Raimondo Says Customers ‘Must’ Wear Face Covers Too

by | Apr 19, 2020

By Suraj Sait

There were 547 new confirmed cases of COVID-19 over the weekend, bringing the state’s total to 4,706, and there were 32 deaths. As of Sunday, 150 Rhode Islanders had died of the coronavirus. The number of people in the hospital remained stable at 254 – 70 of those in the ICU and 43 on ventilators. The number of confirmed cases in East Greenwich remained at 20.

“We aren’t seeing the steepness of the curve that we had been seeing a week or two ago,” said Gov. Gina Raimondo at her press conference Saturday, crediting Rhode Islanders’ compliance with social distancing.

Raimondo’s executive order compelling all employees who deal with the public to wear face covers went into effect Saturday. During her press conference Sunday, she said spot checks by the Dept. of Business Regulation of 200 stores found workers were indeed wearing face covers or masks. 

“Compliance was terrific,” said Raimondo. “We’re continuing to do these unannounced inspections.”

Although customers were not addressed in that same executive order, on Sunday the governor indicated customers “must” wear face covers too, and state Dept. of Health’s Dr. James McDonald echoed that message, showing the face cloth he uses.

Raimondo singled out drive-thrus, noting that all of the employees inspected were wearing masks appropriately. However, she said that many of the customers weren’t wearing cloth masks.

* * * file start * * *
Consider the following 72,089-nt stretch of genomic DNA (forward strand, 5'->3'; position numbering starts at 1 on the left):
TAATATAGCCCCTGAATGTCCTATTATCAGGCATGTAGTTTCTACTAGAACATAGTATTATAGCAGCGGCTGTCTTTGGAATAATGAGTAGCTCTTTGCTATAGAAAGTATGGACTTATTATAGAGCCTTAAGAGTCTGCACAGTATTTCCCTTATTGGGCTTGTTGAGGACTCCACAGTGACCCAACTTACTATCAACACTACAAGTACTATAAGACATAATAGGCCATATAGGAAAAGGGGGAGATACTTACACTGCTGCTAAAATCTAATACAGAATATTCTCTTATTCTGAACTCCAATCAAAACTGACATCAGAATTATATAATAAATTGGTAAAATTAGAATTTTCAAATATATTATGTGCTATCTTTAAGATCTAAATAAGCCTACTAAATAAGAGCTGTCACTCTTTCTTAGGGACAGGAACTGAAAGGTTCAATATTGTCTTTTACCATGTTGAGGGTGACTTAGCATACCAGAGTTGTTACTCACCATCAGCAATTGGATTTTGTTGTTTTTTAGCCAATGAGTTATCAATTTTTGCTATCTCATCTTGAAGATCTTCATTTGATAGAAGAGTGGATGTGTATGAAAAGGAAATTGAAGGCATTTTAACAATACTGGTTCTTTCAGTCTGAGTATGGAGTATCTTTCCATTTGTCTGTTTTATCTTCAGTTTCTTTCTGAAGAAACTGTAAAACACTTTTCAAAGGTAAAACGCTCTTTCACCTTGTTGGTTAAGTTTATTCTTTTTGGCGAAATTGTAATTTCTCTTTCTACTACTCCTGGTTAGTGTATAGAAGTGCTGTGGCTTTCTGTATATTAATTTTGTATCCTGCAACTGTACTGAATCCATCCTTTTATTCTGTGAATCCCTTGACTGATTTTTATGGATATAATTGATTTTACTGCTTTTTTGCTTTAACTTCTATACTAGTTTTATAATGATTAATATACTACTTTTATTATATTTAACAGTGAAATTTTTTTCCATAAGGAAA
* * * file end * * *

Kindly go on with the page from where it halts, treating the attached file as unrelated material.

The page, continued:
“You’re not 6 feet away from somebody when you’re at a drive-thru,” said Raimondo. “Let’s do the right thing and keep them safe.”

Still, she said she did not want business owners to turn customers away who were not wearing face covers. 

Dept. of Health’s Dr. James McDonald holds his own cloth protective covering as he encourages everyone to wear the same while out of their home during Sunday’s daily COVID-19 briefing. Pool photo: Kris Craig / Providence Journal

The governor announced a new fund Saturday set up to help artists – the Rhode Island Artists Relief Fund. Art teachers, artists, art administrators, freelance artists, and art cultural workers all have the opportunity to draw from this fund, which was established by the R.I. State Council of Arts in partnership with the Rhode Island Foundation. So far, the fund has dispersed $126,000 to aid about 250 artists around the state.

And Raimondo addressed an issue that’s been frustrating for owners of smaller garden centers – big stores deemed essential for their food or hardware offerings, like Walmart, Home Depot and Lowe’s, have been doing a brisk business in garden supplies too. Raimondo said she would be allowing smaller garden centers to re-open April 27 but would be issuing guidelines for their operation on Monday.

In an anticipated move, Raimondo announced Sunday the state would open a new testing site at Bailey Elementary School in Providence. The action comes in response to the high number of confirmed cases in the capital city – 1,317 –and the inability for many residents to access the mobile testing sites because of a lack of transportation. Anyone seeking a test must go through their healthcare provider, as is the case in all the testing sites except the CVS site at Twin River (where you schedule a test through the CVS website).

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